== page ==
Among anti-Semitism scholars, nothing clears a room faster than the question of whether Jew-hatred is unique. One school of thought says that it is uniquely evil, qualitatively distinct in both severity and character. Let us call all them the Exceptionalists, because they argue that anti-Semitism is a singular phenomenon. The second school says that Jews should get over themselves: anti-Semitism is bad, but it is not entirely different from other aversions, such as racism, sexism, homophobia or heterosexism. Let us call them the Genericists, since they consider Jew-hatred to be nothing more than a particular instance of a broader phenomenon, such as xenophobia or group-based animus. For all their mutual commitment to the same ostensible goal of combating anti-Semitism, Genericists and Exceptionalists are embroiled in civil war.
The battle was joined rather dramatically during the Journal for the Study of Antisemitism's December anti-Semitism conference in London when some speakers forcefully denounced the rise of Muslim anti-Semitism. Members of the Genericist school rose in protest, marching out to express their view that anti-Semitism and anti-Muslim discrimination must be equally denounced as kindred forms of racism. Shortly afterwards, one Genericist made a point of praising the late Edward Said, the leading figure of the post-colonialist school, in a gesture of catholicity. Thereupon two Exceptionalists returned the favor by walking-out in their own protest over the mention of a scholar who is known for outspoken anti-Zionism. It would be a mistake to imagine that the dispute concerned only attitudes towards, say, Muslim anti-Semitism, Jewish anti-Islamism, or Saidian post-Colonialism. Rather, the over-arching question is whether anti-Semitism is merely a particular form of racism or whether it is a unique social evil.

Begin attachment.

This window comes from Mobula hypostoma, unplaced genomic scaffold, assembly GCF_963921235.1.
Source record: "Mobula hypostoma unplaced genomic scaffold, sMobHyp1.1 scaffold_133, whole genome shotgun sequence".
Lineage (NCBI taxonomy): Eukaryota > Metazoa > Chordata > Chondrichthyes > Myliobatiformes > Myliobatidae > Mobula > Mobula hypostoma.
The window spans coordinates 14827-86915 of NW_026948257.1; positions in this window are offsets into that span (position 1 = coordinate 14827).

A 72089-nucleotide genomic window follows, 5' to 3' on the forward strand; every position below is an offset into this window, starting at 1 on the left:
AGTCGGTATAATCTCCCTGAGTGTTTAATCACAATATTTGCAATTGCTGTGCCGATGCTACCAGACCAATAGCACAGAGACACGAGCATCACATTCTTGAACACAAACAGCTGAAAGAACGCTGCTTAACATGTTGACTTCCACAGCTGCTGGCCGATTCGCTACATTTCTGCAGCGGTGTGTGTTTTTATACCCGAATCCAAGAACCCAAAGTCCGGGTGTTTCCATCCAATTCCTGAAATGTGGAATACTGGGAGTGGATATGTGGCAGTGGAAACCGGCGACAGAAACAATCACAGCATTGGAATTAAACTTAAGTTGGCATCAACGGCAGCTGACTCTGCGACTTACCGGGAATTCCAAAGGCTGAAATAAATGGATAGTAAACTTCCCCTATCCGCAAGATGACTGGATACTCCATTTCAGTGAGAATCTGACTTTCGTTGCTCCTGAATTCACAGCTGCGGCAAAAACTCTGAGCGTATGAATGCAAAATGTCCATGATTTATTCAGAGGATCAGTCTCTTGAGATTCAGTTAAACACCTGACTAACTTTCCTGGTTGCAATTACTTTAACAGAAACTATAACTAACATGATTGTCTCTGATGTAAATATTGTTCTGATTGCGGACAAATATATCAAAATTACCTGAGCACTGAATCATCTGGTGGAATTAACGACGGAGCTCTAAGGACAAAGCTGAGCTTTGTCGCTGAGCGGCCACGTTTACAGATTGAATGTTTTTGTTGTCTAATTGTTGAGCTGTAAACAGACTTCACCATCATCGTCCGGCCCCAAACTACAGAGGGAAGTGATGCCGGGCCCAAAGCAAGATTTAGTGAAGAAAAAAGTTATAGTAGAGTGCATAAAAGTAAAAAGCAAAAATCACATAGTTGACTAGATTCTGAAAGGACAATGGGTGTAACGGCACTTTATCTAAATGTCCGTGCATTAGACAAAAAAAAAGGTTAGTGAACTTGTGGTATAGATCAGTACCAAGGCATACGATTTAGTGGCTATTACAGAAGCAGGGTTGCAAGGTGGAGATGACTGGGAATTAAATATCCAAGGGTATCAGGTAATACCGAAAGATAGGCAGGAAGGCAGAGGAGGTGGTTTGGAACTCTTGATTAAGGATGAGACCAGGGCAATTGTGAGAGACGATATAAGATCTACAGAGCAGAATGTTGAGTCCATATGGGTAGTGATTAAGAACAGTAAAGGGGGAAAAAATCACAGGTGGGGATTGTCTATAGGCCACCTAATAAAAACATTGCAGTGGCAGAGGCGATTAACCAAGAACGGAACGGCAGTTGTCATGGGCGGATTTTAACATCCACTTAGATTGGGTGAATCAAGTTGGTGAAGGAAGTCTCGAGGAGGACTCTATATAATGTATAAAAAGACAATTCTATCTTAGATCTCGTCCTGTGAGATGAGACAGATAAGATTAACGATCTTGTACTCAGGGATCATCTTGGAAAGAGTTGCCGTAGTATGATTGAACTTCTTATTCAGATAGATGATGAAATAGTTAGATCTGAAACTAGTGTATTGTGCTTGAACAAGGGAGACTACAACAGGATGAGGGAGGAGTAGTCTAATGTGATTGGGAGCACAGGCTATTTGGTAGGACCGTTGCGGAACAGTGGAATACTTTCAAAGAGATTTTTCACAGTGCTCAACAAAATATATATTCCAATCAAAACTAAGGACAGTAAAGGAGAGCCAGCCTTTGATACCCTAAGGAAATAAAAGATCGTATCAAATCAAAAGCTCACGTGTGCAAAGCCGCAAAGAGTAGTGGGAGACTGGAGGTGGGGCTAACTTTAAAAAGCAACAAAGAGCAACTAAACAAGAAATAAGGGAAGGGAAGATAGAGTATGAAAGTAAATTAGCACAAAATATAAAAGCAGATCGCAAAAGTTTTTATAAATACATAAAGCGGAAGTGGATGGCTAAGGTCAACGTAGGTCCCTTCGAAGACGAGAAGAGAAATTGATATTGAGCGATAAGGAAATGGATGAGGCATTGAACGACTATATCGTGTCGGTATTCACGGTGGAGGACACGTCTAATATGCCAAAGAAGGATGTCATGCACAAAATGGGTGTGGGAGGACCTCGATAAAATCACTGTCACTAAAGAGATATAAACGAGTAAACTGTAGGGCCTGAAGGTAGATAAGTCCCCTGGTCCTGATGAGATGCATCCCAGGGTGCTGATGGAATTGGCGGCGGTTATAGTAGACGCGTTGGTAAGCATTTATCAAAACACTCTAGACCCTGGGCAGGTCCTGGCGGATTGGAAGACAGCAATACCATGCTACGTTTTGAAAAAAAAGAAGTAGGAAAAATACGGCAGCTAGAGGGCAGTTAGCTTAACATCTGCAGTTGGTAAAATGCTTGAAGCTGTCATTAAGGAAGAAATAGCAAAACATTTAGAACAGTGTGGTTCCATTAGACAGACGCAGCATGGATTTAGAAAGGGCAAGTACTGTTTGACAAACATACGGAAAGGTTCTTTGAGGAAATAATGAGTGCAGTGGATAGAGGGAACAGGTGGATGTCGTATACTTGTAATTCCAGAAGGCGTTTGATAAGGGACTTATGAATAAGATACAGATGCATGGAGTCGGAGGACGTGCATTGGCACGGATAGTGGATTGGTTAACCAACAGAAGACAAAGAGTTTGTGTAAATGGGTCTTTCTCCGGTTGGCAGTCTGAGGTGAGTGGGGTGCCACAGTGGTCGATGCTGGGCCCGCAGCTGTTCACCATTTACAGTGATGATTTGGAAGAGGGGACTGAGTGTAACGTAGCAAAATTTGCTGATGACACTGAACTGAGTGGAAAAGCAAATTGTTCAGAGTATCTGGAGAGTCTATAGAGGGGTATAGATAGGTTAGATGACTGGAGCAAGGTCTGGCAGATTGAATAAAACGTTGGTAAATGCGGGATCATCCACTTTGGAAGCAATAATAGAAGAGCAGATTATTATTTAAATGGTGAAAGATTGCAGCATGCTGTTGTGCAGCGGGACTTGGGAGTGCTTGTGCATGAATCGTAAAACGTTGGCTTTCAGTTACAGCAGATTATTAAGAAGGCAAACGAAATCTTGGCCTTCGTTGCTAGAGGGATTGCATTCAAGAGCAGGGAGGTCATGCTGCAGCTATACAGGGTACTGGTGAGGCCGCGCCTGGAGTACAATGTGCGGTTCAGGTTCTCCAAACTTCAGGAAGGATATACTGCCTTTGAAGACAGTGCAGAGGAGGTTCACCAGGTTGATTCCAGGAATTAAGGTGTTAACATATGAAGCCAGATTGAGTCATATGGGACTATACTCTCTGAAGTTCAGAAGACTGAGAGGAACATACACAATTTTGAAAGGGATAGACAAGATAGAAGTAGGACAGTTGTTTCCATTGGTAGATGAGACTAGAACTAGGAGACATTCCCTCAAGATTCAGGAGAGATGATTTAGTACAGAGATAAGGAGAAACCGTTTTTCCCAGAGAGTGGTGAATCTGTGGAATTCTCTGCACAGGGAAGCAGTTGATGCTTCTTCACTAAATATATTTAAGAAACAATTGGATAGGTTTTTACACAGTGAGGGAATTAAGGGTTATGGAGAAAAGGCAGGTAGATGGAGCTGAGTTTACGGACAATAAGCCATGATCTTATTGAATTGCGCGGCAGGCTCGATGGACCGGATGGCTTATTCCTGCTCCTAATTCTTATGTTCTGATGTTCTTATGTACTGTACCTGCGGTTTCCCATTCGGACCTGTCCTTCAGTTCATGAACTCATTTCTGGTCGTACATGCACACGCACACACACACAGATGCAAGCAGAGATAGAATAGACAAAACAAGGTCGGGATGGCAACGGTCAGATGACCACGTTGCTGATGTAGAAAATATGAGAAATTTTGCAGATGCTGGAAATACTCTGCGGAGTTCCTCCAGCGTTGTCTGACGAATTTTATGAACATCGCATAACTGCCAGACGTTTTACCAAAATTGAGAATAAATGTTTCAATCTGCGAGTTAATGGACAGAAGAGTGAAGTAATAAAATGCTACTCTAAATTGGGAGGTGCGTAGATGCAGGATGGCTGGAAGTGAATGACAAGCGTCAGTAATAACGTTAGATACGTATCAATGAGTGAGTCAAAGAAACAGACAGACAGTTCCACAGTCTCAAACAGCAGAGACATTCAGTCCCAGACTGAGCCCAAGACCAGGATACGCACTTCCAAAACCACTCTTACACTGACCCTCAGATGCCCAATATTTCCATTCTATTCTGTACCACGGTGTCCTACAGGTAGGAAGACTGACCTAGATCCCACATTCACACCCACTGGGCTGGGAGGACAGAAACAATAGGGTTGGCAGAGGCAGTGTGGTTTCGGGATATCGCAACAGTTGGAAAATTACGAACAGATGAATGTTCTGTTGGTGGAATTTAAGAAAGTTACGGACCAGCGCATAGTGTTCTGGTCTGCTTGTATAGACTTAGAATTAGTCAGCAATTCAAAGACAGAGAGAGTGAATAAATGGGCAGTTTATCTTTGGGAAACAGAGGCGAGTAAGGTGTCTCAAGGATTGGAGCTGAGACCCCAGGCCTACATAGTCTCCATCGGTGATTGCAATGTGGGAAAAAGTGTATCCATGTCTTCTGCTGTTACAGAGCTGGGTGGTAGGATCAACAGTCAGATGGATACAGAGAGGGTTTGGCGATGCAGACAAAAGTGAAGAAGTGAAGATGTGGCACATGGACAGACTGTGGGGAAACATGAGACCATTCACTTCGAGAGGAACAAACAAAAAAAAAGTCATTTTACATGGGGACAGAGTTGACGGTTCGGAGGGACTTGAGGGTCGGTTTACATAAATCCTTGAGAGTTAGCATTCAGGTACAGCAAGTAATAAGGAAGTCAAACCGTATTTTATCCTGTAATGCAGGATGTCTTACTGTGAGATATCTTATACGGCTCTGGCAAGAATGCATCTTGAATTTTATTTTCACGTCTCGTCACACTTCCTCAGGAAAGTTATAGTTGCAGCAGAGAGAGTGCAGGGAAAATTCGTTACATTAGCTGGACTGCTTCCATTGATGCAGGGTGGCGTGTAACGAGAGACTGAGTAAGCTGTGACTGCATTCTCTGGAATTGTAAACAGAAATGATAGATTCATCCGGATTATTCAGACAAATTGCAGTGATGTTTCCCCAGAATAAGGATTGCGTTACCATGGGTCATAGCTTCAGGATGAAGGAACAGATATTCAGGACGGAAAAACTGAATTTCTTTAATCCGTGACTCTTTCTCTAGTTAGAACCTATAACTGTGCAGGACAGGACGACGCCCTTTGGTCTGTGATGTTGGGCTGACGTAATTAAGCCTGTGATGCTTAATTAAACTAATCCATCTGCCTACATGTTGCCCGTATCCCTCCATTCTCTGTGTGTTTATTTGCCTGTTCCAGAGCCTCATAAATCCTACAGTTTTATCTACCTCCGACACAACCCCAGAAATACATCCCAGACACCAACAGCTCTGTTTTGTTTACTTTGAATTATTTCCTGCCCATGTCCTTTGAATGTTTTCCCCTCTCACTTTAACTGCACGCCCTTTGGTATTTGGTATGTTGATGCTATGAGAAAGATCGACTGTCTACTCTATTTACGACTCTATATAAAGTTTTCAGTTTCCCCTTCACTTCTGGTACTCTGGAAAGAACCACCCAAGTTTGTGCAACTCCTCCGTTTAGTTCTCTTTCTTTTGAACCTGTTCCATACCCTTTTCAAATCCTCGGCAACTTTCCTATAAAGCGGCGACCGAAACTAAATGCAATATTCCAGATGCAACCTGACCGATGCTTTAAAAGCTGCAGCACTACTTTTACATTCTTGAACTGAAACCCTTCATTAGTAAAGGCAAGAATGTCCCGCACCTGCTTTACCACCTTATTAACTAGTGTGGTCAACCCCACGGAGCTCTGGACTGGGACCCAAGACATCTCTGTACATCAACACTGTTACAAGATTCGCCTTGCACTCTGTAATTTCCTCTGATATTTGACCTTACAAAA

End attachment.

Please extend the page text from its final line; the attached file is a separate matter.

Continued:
This debate may be particularly acute today, but it is by no means new. The Genericist view rose in influence within the Jewish communal world immediately after World War II as Jewish Americans sought to assimilate into the broader American culture. In fact, the adoption by major of Jewish organizations of this "theory of the unitary character of prejudice" has been described as one of the hallmarks of the evolution of Jewish communal organizations. The Genericist theory is that prejudice divides the world into in-groups and out-groups, directing a generally negative mindset towards out-groups. It is based on the observation that people who are prejudiced against members of one group tend to be prejudiced against other groups as well.
By the late 1940's, this Genericism was hardening into an orthodoxy within the Jewish communal world. For example, Stephen S. Wise, as President of the American Jewish Congress, told Congress in 1947 that, "We regard ethnic discrimination, whether directed against Jews, Negroes, Chinese, Mexicans, or any other group, as a single and indivisible problem and as one of the most urgent problems of democratic society." In the same year, the American Jewish Committee adopted a resolution resolving "that there is the closest relation between the protection of the civil rights of all citizens and the protection of the civil rights of the members of particular groups…"
The unitary theory became similarly dominant in academia during this period. This is not entirely coincidental, as the Jewish communal world, and especially the American Jewish Committee, funded influential research that articulated this Jewish communal orthodoxy. In particular this took the form of the American Jewish Committee's five-volume series of Studies in Prejudice. This series was anchored by Horkheimer and Adorno's landmark treatise on The Authoritarian Personality, which was announced that anti-Semitism "probably is not a specific or isolated phenomenon but a part of a broader ideological framework."